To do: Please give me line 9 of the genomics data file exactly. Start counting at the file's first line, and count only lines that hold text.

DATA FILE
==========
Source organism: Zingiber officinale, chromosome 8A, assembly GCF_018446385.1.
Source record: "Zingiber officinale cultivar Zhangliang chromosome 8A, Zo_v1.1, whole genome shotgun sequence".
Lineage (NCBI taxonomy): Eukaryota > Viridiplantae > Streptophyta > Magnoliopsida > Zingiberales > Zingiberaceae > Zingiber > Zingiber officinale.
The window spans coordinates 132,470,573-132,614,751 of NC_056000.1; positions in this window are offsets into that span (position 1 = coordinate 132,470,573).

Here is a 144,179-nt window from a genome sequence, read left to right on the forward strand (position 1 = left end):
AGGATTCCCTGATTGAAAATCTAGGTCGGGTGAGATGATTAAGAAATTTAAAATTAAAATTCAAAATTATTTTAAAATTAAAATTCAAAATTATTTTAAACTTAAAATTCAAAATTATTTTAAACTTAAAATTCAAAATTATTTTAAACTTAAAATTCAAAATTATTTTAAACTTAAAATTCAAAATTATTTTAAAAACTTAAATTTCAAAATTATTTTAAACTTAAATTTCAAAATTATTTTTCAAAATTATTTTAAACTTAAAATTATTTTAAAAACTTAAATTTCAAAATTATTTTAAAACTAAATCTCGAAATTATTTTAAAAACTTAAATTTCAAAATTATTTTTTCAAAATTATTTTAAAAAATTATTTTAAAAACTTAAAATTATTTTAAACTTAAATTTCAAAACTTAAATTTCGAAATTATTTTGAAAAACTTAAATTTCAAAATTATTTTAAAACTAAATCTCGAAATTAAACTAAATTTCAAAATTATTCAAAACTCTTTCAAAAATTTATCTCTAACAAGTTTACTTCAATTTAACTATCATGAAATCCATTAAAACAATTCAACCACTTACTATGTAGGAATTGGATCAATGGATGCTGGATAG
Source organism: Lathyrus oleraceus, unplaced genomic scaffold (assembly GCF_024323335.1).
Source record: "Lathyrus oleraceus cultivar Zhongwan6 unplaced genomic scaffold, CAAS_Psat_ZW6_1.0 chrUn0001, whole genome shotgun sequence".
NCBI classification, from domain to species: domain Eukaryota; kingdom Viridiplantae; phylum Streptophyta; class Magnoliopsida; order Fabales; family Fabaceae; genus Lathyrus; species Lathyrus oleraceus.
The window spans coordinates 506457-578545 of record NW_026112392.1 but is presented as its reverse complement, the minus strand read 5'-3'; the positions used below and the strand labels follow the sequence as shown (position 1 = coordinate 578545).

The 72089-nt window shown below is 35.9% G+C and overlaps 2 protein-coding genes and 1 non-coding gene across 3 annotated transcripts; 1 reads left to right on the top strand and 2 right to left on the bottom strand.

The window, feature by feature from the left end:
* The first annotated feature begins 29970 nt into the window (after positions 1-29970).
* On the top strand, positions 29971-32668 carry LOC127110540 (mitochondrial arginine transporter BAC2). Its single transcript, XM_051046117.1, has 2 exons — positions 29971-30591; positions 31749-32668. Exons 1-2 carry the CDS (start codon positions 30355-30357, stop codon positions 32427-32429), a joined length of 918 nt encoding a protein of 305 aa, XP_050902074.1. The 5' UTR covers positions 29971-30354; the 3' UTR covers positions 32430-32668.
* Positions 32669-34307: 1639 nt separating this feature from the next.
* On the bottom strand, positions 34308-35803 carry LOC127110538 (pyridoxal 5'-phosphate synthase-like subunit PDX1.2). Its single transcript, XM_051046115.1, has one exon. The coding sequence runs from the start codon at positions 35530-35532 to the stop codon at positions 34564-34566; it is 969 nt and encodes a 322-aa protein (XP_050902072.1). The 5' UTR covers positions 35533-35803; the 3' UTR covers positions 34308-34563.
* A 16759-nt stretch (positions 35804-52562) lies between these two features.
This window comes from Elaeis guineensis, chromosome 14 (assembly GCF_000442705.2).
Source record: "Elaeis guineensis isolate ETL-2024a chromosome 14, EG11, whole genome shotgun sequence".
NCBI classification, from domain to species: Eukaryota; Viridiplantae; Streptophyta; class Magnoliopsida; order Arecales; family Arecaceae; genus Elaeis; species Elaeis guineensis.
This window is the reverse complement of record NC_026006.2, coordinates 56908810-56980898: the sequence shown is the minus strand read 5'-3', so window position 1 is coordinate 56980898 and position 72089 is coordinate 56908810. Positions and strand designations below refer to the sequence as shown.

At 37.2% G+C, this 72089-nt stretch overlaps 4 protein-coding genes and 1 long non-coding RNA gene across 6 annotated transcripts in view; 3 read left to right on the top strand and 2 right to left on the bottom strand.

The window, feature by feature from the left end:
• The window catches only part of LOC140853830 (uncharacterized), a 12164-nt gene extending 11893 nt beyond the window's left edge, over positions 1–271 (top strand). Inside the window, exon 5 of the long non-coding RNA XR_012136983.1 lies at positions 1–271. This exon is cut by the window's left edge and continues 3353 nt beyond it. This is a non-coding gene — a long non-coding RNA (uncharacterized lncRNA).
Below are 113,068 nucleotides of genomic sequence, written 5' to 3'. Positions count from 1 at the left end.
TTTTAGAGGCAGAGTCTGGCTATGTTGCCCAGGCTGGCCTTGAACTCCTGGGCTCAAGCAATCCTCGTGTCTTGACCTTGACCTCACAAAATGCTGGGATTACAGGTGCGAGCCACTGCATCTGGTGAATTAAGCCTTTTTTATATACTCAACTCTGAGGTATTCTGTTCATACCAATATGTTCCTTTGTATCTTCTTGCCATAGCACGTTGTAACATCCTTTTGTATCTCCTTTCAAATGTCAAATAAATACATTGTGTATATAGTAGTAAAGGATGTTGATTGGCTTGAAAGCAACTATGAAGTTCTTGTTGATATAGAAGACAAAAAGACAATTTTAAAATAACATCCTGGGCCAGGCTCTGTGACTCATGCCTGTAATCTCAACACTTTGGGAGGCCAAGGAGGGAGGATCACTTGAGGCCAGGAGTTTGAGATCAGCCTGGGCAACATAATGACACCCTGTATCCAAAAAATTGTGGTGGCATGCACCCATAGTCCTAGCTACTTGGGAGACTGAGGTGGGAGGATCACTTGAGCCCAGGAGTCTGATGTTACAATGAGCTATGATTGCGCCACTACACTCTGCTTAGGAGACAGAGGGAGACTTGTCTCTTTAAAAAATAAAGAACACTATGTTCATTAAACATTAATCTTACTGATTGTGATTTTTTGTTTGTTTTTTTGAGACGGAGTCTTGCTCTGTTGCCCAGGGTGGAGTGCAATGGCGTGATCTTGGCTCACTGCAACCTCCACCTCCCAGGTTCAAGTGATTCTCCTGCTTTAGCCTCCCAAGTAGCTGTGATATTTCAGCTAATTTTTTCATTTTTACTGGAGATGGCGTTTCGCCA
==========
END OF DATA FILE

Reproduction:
NCBI classification, from domain to species: domain Eukaryota; kingdom Viridiplantae; phylum Streptophyta; class Magnoliopsida; order Fabales; family Fabaceae; genus Lathyrus; species Lathyrus oleraceus.